On Friday, President Joe Biden toured a state-of-the-art coronavirus vaccine plant, aiming to show progress even as extreme winter weather across the U.S. handed his first major setback to his vaccination campaign, delaying shipment of about 6 million doses and causing temporary closures in many communities of inoculation sites.
“While acknowledging the weather is “slowing the distribution,” Biden said at the Pfizer plant in Michigan that he believes “by the end of this year we will approach normalcy.” His speech melded a recitation of the achievements of his administration facing the pandemic in its first month, a vigorous pitch for his $1.9 trillion COVID relief bill and his predecessor’s criticism.
As three days’ worth of vaccine shipments were temporarily delayed, the disruptions caused by cold temperatures, snow and ice left the White House and states scrambling to make up lost ground. Due to a storm affecting the nation’s capital, even the president’s trip to see Pfizer’s largest plant was pushed back a day.
White House coronavirus response advisor Andy Slavitt said before the trip, the federal government, states and local vaccinators will have to redouble efforts after the interruptions to catch up. The setback comes just as it seemed that the vaccination campaign was on the verge of hitting its stride. In the next several days, all of the backlogged doses should be delivered, Slavitt said, still confident that the pace of vaccinations will recover.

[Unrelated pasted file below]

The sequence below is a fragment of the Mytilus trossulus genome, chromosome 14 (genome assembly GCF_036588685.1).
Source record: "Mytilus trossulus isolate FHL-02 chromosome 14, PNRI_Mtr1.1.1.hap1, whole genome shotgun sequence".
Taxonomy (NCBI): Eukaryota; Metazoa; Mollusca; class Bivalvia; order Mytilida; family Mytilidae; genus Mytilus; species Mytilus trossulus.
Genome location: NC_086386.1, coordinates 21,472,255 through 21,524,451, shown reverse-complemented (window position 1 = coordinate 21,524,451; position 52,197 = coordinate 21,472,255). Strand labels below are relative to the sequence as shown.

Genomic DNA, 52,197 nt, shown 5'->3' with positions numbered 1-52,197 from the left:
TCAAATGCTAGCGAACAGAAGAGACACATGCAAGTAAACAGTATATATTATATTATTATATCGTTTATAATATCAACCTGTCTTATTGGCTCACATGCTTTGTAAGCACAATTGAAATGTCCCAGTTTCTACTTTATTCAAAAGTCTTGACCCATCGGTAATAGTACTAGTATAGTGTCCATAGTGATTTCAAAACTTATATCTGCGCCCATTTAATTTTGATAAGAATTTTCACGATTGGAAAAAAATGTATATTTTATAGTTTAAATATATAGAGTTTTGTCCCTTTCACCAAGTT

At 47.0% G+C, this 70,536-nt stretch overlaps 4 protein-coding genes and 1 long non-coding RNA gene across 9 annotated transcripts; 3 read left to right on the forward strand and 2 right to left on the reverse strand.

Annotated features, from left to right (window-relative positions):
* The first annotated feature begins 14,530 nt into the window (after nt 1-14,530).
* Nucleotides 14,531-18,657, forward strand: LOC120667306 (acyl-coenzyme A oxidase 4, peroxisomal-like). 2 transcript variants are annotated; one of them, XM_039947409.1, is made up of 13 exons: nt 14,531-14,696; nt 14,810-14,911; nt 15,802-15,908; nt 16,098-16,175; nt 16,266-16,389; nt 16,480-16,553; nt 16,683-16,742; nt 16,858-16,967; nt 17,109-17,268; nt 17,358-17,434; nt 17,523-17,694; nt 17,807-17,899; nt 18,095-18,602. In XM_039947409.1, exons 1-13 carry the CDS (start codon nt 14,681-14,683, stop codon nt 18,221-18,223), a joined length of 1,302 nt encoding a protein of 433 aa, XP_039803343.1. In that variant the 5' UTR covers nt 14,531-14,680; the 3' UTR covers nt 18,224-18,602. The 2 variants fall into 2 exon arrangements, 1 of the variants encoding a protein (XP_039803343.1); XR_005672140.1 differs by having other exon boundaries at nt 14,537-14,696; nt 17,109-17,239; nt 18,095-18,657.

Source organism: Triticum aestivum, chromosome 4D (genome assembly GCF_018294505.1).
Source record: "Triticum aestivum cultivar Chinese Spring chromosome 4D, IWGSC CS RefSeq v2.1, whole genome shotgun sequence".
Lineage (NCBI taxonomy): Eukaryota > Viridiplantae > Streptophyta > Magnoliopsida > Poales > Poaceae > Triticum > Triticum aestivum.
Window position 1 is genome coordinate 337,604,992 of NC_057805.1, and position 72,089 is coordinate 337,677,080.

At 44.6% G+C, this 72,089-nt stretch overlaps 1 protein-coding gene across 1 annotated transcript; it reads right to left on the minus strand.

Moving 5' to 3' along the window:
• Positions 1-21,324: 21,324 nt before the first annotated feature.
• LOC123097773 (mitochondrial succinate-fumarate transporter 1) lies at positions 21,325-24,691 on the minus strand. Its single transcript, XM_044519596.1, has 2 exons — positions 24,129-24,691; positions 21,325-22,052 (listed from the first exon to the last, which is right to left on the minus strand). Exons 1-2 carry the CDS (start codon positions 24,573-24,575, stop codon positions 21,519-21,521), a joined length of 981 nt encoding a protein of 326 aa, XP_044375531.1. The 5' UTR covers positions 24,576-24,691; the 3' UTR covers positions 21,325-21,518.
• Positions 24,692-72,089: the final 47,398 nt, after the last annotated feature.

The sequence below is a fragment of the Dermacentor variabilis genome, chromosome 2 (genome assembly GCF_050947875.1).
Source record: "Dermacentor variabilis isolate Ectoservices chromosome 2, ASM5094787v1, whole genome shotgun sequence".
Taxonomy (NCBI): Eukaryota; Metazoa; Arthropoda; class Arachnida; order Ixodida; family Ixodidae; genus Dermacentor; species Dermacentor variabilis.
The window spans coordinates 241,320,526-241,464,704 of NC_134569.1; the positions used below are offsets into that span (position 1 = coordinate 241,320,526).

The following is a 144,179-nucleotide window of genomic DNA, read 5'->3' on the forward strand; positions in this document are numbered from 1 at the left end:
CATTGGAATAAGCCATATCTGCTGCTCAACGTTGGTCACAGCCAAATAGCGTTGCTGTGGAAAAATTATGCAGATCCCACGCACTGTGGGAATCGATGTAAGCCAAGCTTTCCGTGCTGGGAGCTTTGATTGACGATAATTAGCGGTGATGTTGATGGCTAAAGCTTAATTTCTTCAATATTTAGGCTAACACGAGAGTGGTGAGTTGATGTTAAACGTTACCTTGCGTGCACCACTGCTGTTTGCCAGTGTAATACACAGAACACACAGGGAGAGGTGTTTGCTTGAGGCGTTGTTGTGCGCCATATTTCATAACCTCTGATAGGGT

In the first 100 days of his administration, Biden set a goal of administering 100 million shots, and he said Friday it’s still on track and it’s just a start.
He went on to say his administration could deliver 600 million doses to Americans by the end of July. Nevertheless, Biden warned that the timetable could change, citing the current weather delays and concerns about new virus strains, as well as the possibility of fluctuating production rates.
“By the end of this year, I believe we’ll be approaching normalcy,” he said. “This Christmas, God willing, will be different from last, but I can’t make that commitment to you.”
Taking a swipe at former President Donald Trump, whom he did not quote by name, Biden permitted two highly effective vaccines to be approved by the previous administration. But “having a vaccine at your disposal is one thing, the problem was how to get to people’s arms.”
One of the two federally approved COVID-19 shots is produced by the Pfizer plant that Biden toured near Kalamazoo. The delivery of both Pfizer and Moderna vaccines has been impacted by weather-related delays.
Pfizer CEO Albert Bourla, announcing Biden before the speech, called his administration “a great ally” and cited a number of actions that have benefited the company as it searched for ways to boost efficiency. The company said in a press release that it ships an average of 5 million doses a week in the U.S., and plans to more than double that by the end of March.